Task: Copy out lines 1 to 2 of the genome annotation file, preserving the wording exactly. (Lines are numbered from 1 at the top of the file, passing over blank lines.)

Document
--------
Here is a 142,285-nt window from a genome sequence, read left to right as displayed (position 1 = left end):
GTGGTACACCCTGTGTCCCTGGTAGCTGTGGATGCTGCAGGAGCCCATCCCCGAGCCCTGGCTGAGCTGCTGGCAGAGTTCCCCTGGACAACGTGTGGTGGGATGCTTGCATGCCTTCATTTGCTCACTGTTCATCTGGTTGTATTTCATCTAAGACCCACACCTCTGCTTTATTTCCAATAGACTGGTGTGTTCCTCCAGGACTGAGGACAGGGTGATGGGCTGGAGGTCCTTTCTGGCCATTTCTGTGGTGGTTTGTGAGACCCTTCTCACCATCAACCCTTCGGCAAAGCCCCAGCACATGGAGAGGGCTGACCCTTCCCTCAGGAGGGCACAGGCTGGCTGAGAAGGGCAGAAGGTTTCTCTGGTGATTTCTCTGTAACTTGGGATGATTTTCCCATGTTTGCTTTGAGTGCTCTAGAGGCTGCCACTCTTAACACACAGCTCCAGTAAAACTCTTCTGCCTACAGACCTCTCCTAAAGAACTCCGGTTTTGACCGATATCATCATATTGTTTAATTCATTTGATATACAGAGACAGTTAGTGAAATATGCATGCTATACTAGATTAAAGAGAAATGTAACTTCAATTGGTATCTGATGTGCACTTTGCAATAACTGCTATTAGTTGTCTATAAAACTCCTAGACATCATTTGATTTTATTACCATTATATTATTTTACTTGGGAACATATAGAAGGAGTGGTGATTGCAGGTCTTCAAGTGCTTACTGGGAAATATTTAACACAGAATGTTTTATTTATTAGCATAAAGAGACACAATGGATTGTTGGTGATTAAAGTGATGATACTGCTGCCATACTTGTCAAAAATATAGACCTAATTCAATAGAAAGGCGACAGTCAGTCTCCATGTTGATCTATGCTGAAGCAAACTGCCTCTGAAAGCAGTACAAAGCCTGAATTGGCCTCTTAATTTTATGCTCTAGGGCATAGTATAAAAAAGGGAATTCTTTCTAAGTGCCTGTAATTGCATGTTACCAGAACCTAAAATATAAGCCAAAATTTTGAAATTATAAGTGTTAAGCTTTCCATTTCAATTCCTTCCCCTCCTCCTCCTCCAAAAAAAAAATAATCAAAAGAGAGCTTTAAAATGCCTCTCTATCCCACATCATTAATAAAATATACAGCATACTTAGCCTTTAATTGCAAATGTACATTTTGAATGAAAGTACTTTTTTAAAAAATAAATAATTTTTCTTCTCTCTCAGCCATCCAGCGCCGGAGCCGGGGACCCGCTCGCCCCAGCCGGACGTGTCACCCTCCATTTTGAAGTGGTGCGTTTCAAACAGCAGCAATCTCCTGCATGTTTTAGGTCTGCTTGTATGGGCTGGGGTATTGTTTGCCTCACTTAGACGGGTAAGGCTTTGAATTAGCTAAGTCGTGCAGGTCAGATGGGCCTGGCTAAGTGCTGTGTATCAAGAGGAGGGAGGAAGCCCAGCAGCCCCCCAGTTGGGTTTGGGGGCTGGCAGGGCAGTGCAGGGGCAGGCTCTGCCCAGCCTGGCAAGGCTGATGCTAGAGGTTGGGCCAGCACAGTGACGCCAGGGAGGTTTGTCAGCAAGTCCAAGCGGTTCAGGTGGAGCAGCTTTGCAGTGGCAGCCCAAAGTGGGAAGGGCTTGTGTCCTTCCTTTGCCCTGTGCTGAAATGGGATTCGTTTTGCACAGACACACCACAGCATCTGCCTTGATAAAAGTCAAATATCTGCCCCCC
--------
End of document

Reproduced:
Here is a 142,285-nt window from a genome sequence, read left to right as displayed (position 1 = left end):
GTGGTACACCCTGTGTCCCTGGTAGCTGTGGATGCTGCAGGAGCCCATCCCCGAGCCCTGGCTGAGCTGCTGGCAGAGTTCCCCTGGACAACGTGTGGTGGGATGCTTGCATGCCTTCATTTGCTCACTGTTCATCTGGTTGTATTTCATCTAAGACCCACACCTCTGCTTTATTTCCAATAGACTGGTGTGTTCCTCCAGGACTGAGGACAGGGTGATGGGCTGGAGGTCCTTTCTGGCCATTTCTGTGGTGGTTTGTGAGACCCTTCTCACCATCAACCCTTCGGCAAAGCCCCAGCACATGGAGAGGGCTGACCCTTCCCTCAGGAGGGCACAGGCTGGCTGAGAAGGGCAGAAGGTTTCTCTGGTGATTTCTCTGTAACTTGGGATGATTTTCCCATGTTTGCTTTGAGTGCTCTAGAGGCTGCCACTCTTAACACACAGCTCCAGTAAAACTCTTCTGCCTACAGACCTCTCCTAAAGAACTCCGGTTTTGACCGATATCATCATATTGTTTAATTCATTTGATATACAGAGACAGTTAGTGAAATATGCATGCTATACTAGATTAAAGAGAAATGTAACTTCAATTGGTATCTGATGTGCACTTTGCAATAACTGCTATTAGTTGTCTATAAAACTCCTAGACATCATTTGATTTTATTACCATTATATTATTTTACTTGGGAACATATAGAAGGAGTGGTGATTGCAGGTCTTCAAGTGCTTACTGGGAAATATTTAACACAGAATGTTTTATTTATTAGCATAAAGAGACACAATGGATTGTTGGTGATTAAAGTGATGATACTGCTGCCATACTTGTCAAAAATATAGACCTAATTCAATAGAAAGGCGACAGTCAGTCTCCATGTTGATCTATGCTGAAGCAAACTGCCTCTGAAAGCAGTACAAAGCCTGAATTGGCCTCTTAATTTTATGCTCTAGGGCATAGTATAAAAAAGGGAATTCTTTCTAAGTGCCTGTAATTGCATGTTACCAGAACCTAAAATATAAGCCAAAATTTTGAAATTATAAGTGTTAAGCTTTCCATTTCAATTCCTTCCCCTCCTCCTCCTCCAAAAAAAAAATAATCAAAAGAGAGCTTTAAAATGCCTCTCTATCCCACATCATTAATAAAATATACAGCATACTTAGCCTTTAATTGCAAATGTACATTTTGAATGAAAGTACTTTTTTAAAAAATAAATAATTTTTCTTCTCTCTCAGCCATCCAGCGCCGGAGCCGGGGACCCGCTCGCCCCAGCCGGACGTGTCACCCTCCATTTTGAAGTGGTGCGTTTCAAACAGCAGCAATCTCCTGCATGTTTTAGGTCTGCTTGTATGGGCTGGGGTATTGTTTGCCTCACTTAGACGGGTAAGGCTTTGAATTAGCTAAGTCGTGCAGGTCAGATGGGCCTGGCTAAGTGCTGTGTATCAAGAGGAGGGAGGAAGCCCAGCAGCCCCCCAGTTGGGTTTGGGGGCTGGCAGGGCAGTGCAGGGGCAGGCTCTGCCCAGCCTGGCAAGGCTGATGCTAGAGGTTGGGCCAGCACAGTGACGCCAGGGAGGTTTGTCAGCAAGTCCAAGCGGTTCAGGTGGAGCAGCTTTGCAGTGGCAGCCCAAAGTGGGAAGGGCTTGTGTCCTTCCTTTGCCCTGTGCTGAAATGGGATTCGTTTTGCACAGACACACCACAGCATCTGCCTTGATAAAAGTCAAATATCTGCCCCCC